Clare principals have refuted comments from the Minister for Education regarding the success of applications for special education support.

A survey of 500 schools by the National Principles Forum last month outlined that 70 percent of principals did not believe they would have sufficient special needs assistant (SNA) support for the 2021/22 school year.

Schools in Clare are battling to split resources with a growing amount of students presenting with primary care needs.

When asked by The Clare Echo if the amount of SNAs was planned to be increased to deal with the demand, Minister for Education, Norma Foley (FF) stated, “I want to be very clear about the area of special education, it is key priority of this Government. For the first time ever, one fifth of the entire budget of the Department of Education is expended on special education, €2.5bn and that is as it should be, as I’ve said previously I come from a background in education, I know the importance of the early intervention and the work that can be done on the ground with children on a one to one.

“There is also an opportunity for schools where there is a particular need always to make particular applications and I want to say we have been very successful in that regard in this past year and moving forward our intention is to ensure whatever those needs are for any child, irrespective of their ability or capability that they will be catered for within the education sector,” she added. Minister Foley said “It is unquestionable my determination to ensure all children with particular challenges will be catered for, now and going forward”.

Principal of Mountshannon NS, Joe O’Riordan believed the appeal system was not functioning. “The Minister and the Department are very good at soundbytes, ‘smoke and mirrors’ as Bertie Ahern said. It is an economic rather an education decision they are taking, it is going to have a detrimental impact throughout schools”.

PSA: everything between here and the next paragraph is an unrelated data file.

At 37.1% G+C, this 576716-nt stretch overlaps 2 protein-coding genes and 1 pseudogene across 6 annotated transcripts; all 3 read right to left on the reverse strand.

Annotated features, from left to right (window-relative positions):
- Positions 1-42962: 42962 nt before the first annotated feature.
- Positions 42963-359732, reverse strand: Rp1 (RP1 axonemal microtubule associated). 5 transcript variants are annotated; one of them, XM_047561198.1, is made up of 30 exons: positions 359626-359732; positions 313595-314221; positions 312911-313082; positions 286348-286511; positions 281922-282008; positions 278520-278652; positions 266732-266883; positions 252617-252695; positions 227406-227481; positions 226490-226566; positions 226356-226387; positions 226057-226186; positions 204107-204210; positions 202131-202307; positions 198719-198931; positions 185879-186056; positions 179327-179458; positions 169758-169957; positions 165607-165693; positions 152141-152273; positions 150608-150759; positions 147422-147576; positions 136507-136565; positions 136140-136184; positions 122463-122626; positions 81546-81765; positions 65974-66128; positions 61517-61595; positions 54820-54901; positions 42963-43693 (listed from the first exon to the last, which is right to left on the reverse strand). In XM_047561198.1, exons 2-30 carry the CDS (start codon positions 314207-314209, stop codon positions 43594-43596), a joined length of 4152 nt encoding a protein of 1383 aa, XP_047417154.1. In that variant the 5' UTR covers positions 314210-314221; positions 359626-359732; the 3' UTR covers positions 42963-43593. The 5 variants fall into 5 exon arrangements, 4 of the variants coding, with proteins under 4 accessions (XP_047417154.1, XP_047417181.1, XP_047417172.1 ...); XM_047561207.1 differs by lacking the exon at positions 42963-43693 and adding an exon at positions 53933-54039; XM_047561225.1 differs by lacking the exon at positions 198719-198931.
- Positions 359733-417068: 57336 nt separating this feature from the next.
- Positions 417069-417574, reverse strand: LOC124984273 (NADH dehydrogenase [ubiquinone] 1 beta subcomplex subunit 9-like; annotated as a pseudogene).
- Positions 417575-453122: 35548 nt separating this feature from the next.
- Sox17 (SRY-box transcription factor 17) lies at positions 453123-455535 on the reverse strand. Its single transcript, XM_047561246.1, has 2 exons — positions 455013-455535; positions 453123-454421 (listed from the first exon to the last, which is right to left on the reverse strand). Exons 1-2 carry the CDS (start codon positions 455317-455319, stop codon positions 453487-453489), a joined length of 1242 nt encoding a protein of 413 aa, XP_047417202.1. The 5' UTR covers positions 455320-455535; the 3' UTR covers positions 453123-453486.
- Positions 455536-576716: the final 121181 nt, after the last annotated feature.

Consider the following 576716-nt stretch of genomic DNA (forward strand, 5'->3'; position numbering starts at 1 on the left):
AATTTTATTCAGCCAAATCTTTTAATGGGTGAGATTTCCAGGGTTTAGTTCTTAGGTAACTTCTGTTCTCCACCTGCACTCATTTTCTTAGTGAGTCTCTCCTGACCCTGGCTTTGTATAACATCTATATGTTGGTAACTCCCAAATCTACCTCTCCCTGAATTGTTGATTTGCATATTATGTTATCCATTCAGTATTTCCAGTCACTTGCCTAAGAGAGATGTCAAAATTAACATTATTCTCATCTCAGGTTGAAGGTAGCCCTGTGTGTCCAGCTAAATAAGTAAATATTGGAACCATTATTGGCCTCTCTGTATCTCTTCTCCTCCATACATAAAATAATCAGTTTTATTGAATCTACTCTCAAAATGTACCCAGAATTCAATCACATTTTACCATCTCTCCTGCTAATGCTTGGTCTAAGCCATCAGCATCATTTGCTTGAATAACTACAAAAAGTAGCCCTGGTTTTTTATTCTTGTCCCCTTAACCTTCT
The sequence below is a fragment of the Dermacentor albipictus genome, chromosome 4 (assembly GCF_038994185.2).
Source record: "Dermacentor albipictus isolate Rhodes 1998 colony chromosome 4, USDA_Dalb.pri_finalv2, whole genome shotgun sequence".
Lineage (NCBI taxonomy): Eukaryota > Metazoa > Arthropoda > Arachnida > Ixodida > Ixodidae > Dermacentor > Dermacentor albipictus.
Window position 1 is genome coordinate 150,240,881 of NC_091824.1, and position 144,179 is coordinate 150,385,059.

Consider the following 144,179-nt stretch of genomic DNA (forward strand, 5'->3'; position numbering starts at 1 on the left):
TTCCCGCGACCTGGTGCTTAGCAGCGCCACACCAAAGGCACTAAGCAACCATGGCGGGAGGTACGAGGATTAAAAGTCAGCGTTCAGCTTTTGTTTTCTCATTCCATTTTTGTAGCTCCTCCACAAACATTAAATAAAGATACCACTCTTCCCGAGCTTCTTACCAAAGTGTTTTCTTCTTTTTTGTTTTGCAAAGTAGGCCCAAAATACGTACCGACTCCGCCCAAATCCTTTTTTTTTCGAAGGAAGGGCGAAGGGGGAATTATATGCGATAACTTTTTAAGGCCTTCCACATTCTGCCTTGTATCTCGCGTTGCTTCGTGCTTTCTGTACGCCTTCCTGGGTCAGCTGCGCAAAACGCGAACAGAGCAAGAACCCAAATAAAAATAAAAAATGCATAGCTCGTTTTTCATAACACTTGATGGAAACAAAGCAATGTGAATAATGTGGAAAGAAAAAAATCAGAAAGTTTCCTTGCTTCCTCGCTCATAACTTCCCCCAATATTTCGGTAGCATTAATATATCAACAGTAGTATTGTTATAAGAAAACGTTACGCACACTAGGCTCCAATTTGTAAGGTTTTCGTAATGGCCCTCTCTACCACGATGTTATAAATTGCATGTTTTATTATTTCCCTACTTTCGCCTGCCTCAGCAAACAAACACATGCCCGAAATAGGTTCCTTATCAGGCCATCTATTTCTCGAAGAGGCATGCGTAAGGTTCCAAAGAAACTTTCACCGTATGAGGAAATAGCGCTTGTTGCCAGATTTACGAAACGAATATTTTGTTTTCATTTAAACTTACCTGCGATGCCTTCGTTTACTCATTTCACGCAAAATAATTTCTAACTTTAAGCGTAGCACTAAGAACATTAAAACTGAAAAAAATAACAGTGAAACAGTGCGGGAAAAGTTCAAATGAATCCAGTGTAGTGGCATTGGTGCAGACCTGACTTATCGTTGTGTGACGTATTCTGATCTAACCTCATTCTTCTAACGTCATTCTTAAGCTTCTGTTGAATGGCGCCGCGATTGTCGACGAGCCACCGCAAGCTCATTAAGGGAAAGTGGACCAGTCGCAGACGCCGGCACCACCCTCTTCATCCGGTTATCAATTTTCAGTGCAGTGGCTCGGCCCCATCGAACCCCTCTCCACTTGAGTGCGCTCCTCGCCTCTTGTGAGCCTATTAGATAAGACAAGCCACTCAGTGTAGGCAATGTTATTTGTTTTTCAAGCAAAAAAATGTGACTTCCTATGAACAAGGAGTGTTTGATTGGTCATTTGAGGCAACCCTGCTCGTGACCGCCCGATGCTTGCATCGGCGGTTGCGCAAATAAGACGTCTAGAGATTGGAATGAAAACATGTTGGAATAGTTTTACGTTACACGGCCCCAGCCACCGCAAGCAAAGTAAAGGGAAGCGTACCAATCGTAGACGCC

Schools are lacking assurance when it comes to the security of SNA posts. “You’re constantly walking a tight rope because if someone else comes in it’s like the loaves and the fishes, you have to share out a diminishing resource to an increasing number which is unfair to the students and the staff,” O’Riordan stated.

It is becoming ever more difficult for schools to be granted SNA support, the Tipperary native flagged. “The bar is constantly being raised on what qualifies for an SNA which to me is a money saving exercise, kids need the support, there is a huge amount of money spent on other public services but yet we’re scrimping and saving down at the face of it on the kids who are our next generation”.

Scoil Seanáin Naofa in Clonlara has 4.33 SNAs allocated to 16 students in need of their support, principal Donnchadh Kelleher outlined. “Over the last 24 months we’ve had a 100 percent increase in the number of pupils with primary care needs and would need access to an SNA, we’ve only seen a 23 percent increase in our resources. On that front, we don’t feel we would have adequate resources in terms of SNA support”.

He disagreed with the view of Minister Foley that the appeal process for securing SNA support had been successful. “We’ve been through two exceptional reviews looking for additional support, from our first review we got a very small increase, our second review we received no increase and are now in the process of a third review. Along the way we have appealed each decision, our difficulty with that would be the length of time it takes to get an outcome of a review, you could be waiting up to four or five months from our experience, you have the pupils in the school, you are trying to cater for their needs but you don’t have the resources”.

According to the Corofin man, a failure to add additional SNAs to schools that require them would lead to less inclusive schools and place a greater burden on special education teaching resources.

Relations between schools and the Department of Education has declined during the lockdown, Joe asserted. “There has been a breakdown in the relationship and trust between schools and the Department of Education, it is a relationship that was always tenuous at the best of times but I do think the Department are coming out with soundbytes and press releases but are not backing it up with actual support on the ground which leads to a lot of extremely frustrated principles because a random Minister will announce something on the radio which is a very poor way to run an education system”.

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